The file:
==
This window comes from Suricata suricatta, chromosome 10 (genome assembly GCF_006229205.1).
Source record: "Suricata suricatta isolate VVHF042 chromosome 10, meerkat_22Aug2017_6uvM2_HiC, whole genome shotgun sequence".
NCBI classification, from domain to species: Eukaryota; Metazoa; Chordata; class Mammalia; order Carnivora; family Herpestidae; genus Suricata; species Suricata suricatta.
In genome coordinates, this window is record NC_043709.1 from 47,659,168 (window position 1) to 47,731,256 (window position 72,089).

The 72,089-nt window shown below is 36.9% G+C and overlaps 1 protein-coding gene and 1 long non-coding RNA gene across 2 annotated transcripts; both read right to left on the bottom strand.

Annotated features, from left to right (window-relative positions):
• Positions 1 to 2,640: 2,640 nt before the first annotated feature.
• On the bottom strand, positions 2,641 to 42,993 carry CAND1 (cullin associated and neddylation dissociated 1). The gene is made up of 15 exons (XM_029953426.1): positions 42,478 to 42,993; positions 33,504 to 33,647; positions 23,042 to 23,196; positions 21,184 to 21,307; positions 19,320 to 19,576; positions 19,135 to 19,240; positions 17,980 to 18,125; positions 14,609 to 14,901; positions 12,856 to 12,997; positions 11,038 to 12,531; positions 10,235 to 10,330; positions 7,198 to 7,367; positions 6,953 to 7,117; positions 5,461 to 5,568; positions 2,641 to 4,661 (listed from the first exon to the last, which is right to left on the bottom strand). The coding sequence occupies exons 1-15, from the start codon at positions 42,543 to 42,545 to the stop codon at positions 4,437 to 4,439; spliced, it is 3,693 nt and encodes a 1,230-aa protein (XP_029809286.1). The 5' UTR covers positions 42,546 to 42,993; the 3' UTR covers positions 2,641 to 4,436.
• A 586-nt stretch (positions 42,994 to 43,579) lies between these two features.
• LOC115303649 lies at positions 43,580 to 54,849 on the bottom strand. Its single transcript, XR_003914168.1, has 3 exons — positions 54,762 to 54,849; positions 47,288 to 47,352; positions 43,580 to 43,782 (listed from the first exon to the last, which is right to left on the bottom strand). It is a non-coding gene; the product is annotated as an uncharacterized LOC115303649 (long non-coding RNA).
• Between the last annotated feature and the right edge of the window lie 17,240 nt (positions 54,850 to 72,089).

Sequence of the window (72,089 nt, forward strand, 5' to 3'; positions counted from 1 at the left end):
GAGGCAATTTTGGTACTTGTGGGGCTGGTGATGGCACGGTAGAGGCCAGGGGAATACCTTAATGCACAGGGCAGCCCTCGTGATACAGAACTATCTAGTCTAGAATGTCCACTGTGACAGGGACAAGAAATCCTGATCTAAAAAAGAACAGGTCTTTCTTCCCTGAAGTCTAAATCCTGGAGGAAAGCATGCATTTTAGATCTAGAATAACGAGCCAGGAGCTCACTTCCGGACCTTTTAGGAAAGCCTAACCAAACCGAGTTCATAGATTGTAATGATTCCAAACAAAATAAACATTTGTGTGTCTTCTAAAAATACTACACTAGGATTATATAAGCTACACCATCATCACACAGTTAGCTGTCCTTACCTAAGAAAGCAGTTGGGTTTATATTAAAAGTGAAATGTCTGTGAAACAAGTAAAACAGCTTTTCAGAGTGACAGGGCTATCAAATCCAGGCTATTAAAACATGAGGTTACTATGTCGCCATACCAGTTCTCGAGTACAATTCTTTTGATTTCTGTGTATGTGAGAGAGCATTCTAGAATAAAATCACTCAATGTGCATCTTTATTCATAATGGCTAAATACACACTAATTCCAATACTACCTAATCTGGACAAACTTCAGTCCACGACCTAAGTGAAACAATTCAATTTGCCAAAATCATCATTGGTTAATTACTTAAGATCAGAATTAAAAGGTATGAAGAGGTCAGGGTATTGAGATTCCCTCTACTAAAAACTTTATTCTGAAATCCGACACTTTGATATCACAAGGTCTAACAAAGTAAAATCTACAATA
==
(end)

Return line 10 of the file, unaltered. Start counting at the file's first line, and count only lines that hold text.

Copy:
• LOC115303649 lies at positions 43,580 to 54,849 on the bottom strand. Its single transcript, XR_003914168.1, has 3 exons — positions 54,762 to 54,849; positions 47,288 to 47,352; positions 43,580 to 43,782 (listed from the first exon to the last, which is right to left on the bottom strand). It is a non-coding gene; the product is annotated as an uncharacterized LOC115303649 (long non-coding RNA).